DAVID TOMS: There on 16 I was really just trying to play to the front of the green because I had hit it over the green yesterday and was fortunate to get up-and-down for birdie but they put the pin in the back of the green again trying to get you to do the same thing, and I wasn't going to fall for it. I hit a 5-iron and I caught it extra good. It wasn't even supposed to get there. It wasn't supposed to go that far. It was one of those balls where you hit it so solid it goes for a long way. I'm glad I hit a 5 instead of a 4 or I'd have been over the green.

Q. You talk about shots to win tournaments and we seem to think of them on 17 or 18, but that seemed to put the hammer down. You've made some awful good shots in pressure situations, but where does that one rank? You said it was extra good.

DAVID TOMS: You know, it's hard to say. There's been a lot of shots over the years. I've had great shots to make a cut before, but as far as great shots to win a tournament, that's got to be right up there. To make eagle when I'm right there tied with everybody else or just barely ahead, that's got to rank very high up there and be -- close to the putt on 18 to win the New Orleans tournament and close to the hole-in-one I made at the PGA just because of the timing of it. No matter if it's a chip-in or a long putt or a drive on a very difficult hole that you have to hit the fairway, any shot like that that's big as far as helping you win a tournament, you know, they're all the same, and that was one of those.

Q. Did playing with Richard -- what type of input did he have into your day or how did you interact with one another?

DAVID TOMS: You know, we had a good time out there. I actually had a Swedish roommate when I was in college for two years that was on my golf team. I know what the Swedes are like. They're all dressed a little bit different and they put their dip in the top lip and they go out and play golf. I mean, he was great.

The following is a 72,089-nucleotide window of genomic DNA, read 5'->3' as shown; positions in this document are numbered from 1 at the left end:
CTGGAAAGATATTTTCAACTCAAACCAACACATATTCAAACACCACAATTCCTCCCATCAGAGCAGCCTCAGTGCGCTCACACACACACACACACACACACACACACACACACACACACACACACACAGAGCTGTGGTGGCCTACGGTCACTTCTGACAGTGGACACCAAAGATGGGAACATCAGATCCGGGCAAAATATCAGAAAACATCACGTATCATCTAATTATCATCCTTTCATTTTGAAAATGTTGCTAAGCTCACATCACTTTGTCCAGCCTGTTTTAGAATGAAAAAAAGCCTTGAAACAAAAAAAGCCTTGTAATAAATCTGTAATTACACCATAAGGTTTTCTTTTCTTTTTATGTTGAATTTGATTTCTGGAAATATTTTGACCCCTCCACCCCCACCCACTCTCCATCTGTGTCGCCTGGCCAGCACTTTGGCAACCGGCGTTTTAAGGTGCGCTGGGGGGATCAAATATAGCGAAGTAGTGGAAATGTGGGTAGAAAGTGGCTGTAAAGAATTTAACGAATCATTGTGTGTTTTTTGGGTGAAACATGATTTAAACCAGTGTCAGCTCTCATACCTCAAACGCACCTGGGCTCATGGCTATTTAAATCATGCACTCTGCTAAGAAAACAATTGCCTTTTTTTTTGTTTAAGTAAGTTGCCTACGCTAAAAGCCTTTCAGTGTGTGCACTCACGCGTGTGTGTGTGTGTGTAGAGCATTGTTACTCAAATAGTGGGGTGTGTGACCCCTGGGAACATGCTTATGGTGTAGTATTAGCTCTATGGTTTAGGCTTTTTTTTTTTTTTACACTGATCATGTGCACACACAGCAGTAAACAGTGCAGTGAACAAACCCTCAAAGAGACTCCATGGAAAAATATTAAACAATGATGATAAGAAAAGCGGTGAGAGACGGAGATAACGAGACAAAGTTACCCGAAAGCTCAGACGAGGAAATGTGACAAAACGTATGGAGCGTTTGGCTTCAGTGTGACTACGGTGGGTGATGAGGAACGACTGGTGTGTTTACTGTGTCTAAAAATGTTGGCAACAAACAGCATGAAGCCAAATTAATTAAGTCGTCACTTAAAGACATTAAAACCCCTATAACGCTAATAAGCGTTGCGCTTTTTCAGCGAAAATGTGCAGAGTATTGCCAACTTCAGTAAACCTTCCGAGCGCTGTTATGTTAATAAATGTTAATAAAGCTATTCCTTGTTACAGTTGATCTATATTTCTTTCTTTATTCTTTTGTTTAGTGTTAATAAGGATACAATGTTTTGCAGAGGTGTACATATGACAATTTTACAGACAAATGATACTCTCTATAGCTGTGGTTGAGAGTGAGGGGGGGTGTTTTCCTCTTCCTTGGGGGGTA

I thought that he played well today. I'm sure he didn't play as well as he would have liked to, but I think being a rookie and being in the position of leading the golf tournament the last couple of days, I thought he held up extremely well. He's got a lot of game and I think you'll hear more about Richard Johnson. I was impressed. His composure was there. He didn't get rattled all day even though I was making putts and making a lot of birdies. It can't seem to affect him that much. He didn't try to go for broke or hit shots he wasn't capable of hitting. He just played his game and I was impressed with that.

Q. Richard said after you made that eagle that he was impressed and learned something by the way that -- he said you attacked the next hole, that you didn't play it safe, that you attacked it. Talk about that for a minute.

DAVID TOMS: You know, that was my mindset all week just because you had to shoot low scores to win here. You know, I think what he's saying is a lot of people -- you hear the phrase, guys are scared to go low. I think it's just about staying within your game plan and doing what you needed to do to play every hole the best you can. That's the way I play golf. I pick my spots and when I have a spot I feel comfortable with, I don't mind going for it.

I just think what he was saying, there is -- you get up and you make a putt like that and the crowd gets into it, you get that momentum, that adrenaline going. But to be able to settle down and hit the shot on the next hole, you have to hit a very difficult tee shot, sometimes you have to be a special-type person and a player to be able to do that, and I think that's what separates guys that win from the guys that don't win, that just kind of play and play well, but they don't win, are times like that.

Q. In a similar vein, how much better are you at handling a lead than you were maybe five, six years ago?

DAVID TOMS: I don't know that I'm any better, I just think that I've learned a lot about myself over the years and how I react to the pressure situations. You know, I'm doing a better job of it. I don't know. I mean, like I said, it's tough to say what separates the guys that are able to do it and the guys that aren't. You know, I'm just glad I'm one of those that can do it because I know it's tough to do that. I mean, it was tough -- I three-putted the 17th hole today for no reason. I mean, I had a nice downhill putt the first one and had a little right-to-left breaking putt on the second one and I hit a bad putt both times. I didn't know if the pressure was getting to me. If I had known I had a four-shot lead, would that have made any difference? It's tough to win, it really is, until the last putt goes in.